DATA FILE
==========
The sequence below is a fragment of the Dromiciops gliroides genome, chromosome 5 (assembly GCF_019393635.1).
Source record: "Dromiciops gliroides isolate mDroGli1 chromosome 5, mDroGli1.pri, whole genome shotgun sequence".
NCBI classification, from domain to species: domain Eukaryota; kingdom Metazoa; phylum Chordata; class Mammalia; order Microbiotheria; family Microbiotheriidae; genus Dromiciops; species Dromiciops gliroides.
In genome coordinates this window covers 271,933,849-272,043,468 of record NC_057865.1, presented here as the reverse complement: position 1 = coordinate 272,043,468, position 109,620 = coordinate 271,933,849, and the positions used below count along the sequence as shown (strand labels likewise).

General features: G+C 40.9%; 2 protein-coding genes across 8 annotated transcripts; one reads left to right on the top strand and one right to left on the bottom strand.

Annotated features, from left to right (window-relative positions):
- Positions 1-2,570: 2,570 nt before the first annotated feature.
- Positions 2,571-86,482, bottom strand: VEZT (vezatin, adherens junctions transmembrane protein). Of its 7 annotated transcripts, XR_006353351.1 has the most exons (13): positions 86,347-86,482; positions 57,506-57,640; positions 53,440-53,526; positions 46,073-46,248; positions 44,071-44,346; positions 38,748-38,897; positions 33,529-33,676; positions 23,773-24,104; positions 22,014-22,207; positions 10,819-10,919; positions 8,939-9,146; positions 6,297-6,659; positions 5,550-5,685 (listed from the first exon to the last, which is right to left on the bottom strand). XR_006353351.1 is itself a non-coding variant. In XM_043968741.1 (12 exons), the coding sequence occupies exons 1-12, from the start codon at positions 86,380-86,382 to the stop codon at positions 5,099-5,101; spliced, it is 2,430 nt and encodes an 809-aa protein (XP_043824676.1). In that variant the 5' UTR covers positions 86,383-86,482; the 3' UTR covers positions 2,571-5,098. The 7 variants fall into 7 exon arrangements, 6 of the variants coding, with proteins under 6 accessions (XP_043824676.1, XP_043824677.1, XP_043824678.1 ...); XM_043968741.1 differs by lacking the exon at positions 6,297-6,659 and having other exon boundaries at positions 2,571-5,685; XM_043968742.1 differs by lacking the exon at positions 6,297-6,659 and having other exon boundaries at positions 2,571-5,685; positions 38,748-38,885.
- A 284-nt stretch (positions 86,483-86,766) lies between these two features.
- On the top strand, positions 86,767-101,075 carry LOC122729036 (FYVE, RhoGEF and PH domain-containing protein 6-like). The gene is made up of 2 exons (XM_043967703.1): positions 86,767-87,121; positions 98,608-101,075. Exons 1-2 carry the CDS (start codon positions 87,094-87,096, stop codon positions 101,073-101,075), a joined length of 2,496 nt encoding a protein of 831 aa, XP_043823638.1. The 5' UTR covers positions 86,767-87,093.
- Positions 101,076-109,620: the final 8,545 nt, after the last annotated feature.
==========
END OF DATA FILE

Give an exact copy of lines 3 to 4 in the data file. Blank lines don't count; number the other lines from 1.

NCBI classification, from domain to species: domain Eukaryota; kingdom Metazoa; phylum Chordata; class Mammalia; order Microbiotheria; family Microbiotheriidae; genus Dromiciops; species Dromiciops gliroides.
In genome coordinates this window covers 271,933,849-272,043,468 of record NC_057865.1, presented here as the reverse complement: position 1 = coordinate 272,043,468, position 109,620 = coordinate 271,933,849, and the positions used below count along the sequence as shown (strand labels likewise).